A ‘rediscovered’ lifetime cast of Giambologna’s ‘Rape of a Sabine’ topped Sotheby’s sell-out sale of works from the […]
Matthew Barton (25% buyer’s premium) attracted international interest in this early-19th century German gold snuff box at his […]
Varied selection of Down Under images joins British art on offer in Salisbury saleroom. Extracted from Antiques Trade […]
Clarice Cliff is renowned for her skill in designing both the painted pattern and the shape of her pieces. She favoured bold colours and strong designs and unusual, sometimes bizarre shapes. Cliff was different from most young women in the pottery industry. She wanted to learn everything and she quite soon became skilled in modelling, gilding, hand painting, enamelling and banding. Cliff’s work was popular and much in demand during the 1920s but then interest declined. However, the Brighton exhibition started a revival in interest. The interest peaked in the 1980s and 1990s. Although the prices have fallen since then, rare combinations of paint and shape can still command high prices at auction.
An intaglio ring became the second of the ‘lost’ Marlborough jewels to surface at auction in 2019 when […]
This rediscovered drawing of the future George IV (1762-1830) is believed to have been owned by his true […]
Putting classic English furniture firmly back in the forefront of provincial sales in the first part of December […]
El Greco, or The Greek, was the nickname adopted by Spanish Renaissance artist Domenikos Theotokopoulos. In 1563, at the age of twenty-two, El Greco had been described as maestro (master) Domenigo and probably ran his own workplace. He would have trained as a painter of icons at the Cretan Renaissance which thrived from the 15th to the 17th century. El Greco is viewed as the most successful graduate to create an art career in Western Europe in the Cretan style. His style is viewed as unique in the art world, with his elongated figures and combination of Byzantine and Western conventions. His work is sometimes described as pre-dating both Expressionism and Cubism.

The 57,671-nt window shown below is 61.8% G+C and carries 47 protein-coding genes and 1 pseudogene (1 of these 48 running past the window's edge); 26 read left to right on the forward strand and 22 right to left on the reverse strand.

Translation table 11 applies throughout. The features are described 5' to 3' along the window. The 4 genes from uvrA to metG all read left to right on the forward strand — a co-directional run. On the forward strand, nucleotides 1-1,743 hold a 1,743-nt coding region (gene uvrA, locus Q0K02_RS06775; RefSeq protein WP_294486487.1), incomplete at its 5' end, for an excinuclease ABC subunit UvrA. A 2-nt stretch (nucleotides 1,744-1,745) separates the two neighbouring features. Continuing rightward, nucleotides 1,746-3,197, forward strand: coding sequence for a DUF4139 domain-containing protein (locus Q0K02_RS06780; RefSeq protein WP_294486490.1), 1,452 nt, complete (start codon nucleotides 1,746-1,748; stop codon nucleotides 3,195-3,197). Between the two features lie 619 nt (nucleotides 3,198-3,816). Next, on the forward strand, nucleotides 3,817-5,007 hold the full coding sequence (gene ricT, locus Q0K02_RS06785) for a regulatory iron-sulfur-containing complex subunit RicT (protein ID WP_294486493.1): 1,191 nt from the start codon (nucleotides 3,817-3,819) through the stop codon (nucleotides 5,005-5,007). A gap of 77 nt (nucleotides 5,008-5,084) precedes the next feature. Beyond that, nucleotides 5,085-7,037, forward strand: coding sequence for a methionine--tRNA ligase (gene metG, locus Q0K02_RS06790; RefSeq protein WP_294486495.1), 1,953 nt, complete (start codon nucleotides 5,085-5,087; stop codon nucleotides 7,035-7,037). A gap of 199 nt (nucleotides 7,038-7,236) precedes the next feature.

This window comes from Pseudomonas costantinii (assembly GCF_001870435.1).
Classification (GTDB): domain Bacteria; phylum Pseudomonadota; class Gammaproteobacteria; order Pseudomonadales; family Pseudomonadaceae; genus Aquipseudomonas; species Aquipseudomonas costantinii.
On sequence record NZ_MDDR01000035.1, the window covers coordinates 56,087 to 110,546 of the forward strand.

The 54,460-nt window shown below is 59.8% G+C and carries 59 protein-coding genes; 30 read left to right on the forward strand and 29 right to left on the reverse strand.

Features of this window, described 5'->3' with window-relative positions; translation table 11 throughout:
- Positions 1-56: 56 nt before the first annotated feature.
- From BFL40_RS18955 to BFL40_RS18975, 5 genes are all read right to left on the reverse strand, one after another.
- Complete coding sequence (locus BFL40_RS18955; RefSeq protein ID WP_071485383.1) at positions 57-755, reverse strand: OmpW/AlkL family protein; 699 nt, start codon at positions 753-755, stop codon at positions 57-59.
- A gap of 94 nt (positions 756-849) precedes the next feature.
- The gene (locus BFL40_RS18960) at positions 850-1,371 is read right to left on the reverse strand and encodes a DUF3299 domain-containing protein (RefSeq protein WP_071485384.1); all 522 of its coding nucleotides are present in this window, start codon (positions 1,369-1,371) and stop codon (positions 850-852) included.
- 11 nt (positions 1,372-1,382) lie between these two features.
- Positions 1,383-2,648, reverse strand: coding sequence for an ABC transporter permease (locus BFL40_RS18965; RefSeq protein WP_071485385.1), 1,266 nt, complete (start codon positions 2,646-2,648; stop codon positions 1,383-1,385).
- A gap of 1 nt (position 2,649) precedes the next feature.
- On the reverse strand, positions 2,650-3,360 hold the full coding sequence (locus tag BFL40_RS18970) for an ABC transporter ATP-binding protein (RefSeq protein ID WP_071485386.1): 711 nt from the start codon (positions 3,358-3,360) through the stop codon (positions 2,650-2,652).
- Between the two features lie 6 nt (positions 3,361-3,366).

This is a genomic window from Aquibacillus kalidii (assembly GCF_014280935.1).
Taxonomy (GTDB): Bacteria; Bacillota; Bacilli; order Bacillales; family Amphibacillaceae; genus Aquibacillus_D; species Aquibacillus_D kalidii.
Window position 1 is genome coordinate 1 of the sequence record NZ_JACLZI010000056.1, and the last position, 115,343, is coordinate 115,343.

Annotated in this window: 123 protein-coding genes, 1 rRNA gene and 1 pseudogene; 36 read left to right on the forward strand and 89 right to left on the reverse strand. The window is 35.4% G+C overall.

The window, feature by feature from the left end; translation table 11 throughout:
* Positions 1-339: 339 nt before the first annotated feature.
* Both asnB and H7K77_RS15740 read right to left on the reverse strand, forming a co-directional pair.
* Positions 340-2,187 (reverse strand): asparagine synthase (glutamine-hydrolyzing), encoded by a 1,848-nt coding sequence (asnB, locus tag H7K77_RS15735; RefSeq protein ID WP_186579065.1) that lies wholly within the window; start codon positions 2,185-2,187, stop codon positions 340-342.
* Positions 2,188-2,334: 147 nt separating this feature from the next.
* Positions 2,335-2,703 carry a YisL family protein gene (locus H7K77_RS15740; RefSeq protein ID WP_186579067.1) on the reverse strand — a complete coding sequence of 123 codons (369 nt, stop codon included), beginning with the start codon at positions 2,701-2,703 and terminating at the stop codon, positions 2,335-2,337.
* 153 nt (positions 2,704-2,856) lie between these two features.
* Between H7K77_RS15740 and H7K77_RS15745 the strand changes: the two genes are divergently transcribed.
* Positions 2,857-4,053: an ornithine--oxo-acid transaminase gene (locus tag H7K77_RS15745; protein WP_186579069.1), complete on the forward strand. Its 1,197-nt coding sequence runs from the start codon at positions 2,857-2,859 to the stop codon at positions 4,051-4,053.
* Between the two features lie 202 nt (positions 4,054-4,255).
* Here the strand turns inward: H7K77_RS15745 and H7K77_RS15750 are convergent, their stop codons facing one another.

A rare Saxon walrus ivory seal matrix will go back on display in the British Museum – after […]
Items from the estate of the Dame Elisabeth Frink (1930-93) were included in the Charterhouse (25% buyer’s premium) […]
A Yongzheng (1723-35) mark and period falangcai enamel bowl sold for €3.25m (£2.8m) to lead the recent round […]
This Victorian mother-of-pearl and abalone shell card case is carved with a portrait of George Lord Byron, the […]
A Roman bronze ring offered for sale by Pax Romana (15% buyer’s premium) in London on November 24 […]
A copy of the 1892 Olympic Manifesto made an auction record for sports memorabilia when it was hammered […]
A walking cane once owned by Sir Cosmo Duff-Gordon (1862-1931), a controversial Titanic survivor, is to be offered […]
This 12in (30cm) cong form vase with elephant-head handles is decorated in qianjiangcai enamels by Cheng Men (1833-1908) […]
The relatively short reign of the Ming emperor Xuande (1425-35) was considered a high point in the production […]
The first use of pipes for smoking was by the Native Americans. Tobacco was valuable to them. It was considered to have medicinal properties, and smoking was believed to help alleviate pains and cure illnesses. Tobacco and smoking pipes reached Europe when explorers returned to their country in the 1500s. Some early European pipes were made out of a type of clay used to make fine china. Some pipes were made of wood such as walnut and cherry. Aside from their wooden pipes, Germany was also known for its excellent porcelain pipes. Pipe shapes changed as time passed until it evolved into the pipes we recognise today.